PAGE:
Bob Mercer offers a great example of how Governor Kristi Noem’s plan to merge the Department of Environment and Natural Resources with the Department of Agriculture won’t work. The DENR, through its Water Management Board, is working up new fees on large industrial and construction sites for stormwater discharge permits:
The proposed stormwater fees range from $100 to $800 per year per site, depending on the type of business, with a $2,500 maximum, and would begin accruing January 1, 2022.
They would generate an estimated $190,000 more for the department, based on approximately 850 industrial sites that currently have stormwater discharge permits [Bob Mercer, “Stormwater Fees Set for S.D. Industrial Sites,” KELO-TV, 2020.12.02].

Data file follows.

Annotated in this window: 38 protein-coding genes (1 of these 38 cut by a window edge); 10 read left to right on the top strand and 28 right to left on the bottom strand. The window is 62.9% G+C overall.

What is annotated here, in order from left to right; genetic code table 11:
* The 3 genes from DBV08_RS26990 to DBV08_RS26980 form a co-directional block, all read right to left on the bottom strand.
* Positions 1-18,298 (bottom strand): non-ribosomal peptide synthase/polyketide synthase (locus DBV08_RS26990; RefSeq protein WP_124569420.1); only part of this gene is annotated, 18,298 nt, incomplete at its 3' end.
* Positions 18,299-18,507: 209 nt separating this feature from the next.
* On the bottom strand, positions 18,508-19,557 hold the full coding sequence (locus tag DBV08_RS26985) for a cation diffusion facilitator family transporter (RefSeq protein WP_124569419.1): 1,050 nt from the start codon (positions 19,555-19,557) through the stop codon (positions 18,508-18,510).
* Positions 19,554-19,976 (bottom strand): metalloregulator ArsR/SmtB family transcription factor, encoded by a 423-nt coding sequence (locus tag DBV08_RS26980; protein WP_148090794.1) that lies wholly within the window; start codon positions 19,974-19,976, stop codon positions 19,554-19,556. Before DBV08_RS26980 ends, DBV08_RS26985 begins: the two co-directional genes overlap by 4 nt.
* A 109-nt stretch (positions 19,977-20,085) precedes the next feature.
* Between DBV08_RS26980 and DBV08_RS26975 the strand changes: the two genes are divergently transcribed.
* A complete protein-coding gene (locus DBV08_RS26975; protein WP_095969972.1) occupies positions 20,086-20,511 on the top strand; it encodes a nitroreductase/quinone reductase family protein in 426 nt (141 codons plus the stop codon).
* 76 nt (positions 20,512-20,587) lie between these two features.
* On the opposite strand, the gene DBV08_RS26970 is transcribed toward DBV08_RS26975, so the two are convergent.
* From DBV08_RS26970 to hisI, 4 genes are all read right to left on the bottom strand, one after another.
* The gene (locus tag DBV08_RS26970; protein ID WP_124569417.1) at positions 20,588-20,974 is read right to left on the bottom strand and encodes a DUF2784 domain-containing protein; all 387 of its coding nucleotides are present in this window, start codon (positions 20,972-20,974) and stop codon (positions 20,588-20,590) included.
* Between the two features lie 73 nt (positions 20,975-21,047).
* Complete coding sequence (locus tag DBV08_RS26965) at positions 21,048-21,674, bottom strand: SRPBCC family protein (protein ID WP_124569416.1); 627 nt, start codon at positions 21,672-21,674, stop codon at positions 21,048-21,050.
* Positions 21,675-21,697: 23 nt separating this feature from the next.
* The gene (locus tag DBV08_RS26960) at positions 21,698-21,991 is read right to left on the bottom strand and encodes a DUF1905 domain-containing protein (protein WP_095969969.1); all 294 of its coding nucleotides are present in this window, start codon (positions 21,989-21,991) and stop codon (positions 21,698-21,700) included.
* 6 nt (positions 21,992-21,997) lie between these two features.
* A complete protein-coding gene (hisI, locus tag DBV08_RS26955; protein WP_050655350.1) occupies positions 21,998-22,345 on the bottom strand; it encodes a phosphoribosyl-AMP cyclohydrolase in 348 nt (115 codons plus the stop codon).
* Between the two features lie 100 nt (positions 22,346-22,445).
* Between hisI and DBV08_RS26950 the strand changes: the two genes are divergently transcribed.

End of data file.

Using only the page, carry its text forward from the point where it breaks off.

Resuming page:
The Legislature authorized such stormwater permit fees in 2018 with Senate Bill 25. That bill struck an exception from such fees for feedlot activities, but it also struck the exception for stormwater discharge systems and construction dewatering activities, which include activities entirely unrelated to agriculture.
The Department of Environment and Natural Resources works on important public issues that require expertise far outside the agricultural development sphere that is our current Department of Agriculture’s nearly exclusive focus. Trying to fit the DENR’s diverse environmental protection activities into a narrow office committed to developing one sector of our economy will produce inefficiency and bad government.